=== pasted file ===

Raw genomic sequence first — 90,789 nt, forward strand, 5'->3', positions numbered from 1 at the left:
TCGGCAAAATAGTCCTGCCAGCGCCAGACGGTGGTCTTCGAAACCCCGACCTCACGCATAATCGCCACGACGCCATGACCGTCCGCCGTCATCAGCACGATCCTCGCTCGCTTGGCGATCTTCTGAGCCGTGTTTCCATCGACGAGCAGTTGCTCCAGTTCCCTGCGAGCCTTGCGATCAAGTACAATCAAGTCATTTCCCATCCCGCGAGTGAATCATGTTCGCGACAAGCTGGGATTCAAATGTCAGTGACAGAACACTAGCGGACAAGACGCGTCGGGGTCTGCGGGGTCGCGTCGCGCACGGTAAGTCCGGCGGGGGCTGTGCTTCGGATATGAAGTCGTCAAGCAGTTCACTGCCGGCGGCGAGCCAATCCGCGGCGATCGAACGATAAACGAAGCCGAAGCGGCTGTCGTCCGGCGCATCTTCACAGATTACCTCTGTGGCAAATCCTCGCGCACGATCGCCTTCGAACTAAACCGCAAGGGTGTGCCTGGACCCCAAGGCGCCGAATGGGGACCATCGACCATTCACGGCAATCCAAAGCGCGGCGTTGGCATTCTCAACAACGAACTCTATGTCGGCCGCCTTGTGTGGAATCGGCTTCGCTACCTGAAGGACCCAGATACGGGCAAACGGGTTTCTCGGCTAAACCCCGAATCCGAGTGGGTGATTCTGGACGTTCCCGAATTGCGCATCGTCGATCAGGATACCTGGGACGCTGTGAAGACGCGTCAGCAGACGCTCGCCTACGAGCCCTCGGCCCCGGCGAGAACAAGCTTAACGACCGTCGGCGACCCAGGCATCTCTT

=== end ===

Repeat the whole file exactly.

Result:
Raw genomic sequence first — 90,789 nt, forward strand, 5'->3', positions numbered from 1 at the left:
TCGGCAAAATAGTCCTGCCAGCGCCAGACGGTGGTCTTCGAAACCCCGACCTCACGCATAATCGCCACGACGCCATGACCGTCCGCCGTCATCAGCACGATCCTCGCTCGCTTGGCGATCTTCTGAGCCGTGTTTCCATCGACGAGCAGTTGCTCCAGTTCCCTGCGAGCCTTGCGATCAAGTACAATCAAGTCATTTCCCATCCCGCGAGTGAATCATGTTCGCGACAAGCTGGGATTCAAATGTCAGTGACAGAACACTAGCGGACAAGACGCGTCGGGGTCTGCGGGGTCGCGTCGCGCACGGTAAGTCCGGCGGGGGCTGTGCTTCGGATATGAAGTCGTCAAGCAGTTCACTGCCGGCGGCGAGCCAATCCGCGGCGATCGAACGATAAACGAAGCCGAAGCGGCTGTCGTCCGGCGCATCTTCACAGATTACCTCTGTGGCAAATCCTCGCGCACGATCGCCTTCGAACTAAACCGCAAGGGTGTGCCTGGACCCCAAGGCGCCGAATGGGGACCATCGACCATTCACGGCAATCCAAAGCGCGGCGTTGGCATTCTCAACAACGAACTCTATGTCGGCCGCCTTGTGTGGAATCGGCTTCGCTACCTGAAGGACCCAGATACGGGCAAACGGGTTTCTCGGCTAAACCCCGAATCCGAGTGGGTGATTCTGGACGTTCCCGAATTGCGCATCGTCGATCAGGATACCTGGGACGCTGTGAAGACGCGTCAGCAGACGCTCGCCTACGAGCCCTCGGCCCCGGCGAGAACAAGCTTAACGACCGTCGGCGACCCAGGCATCTCTT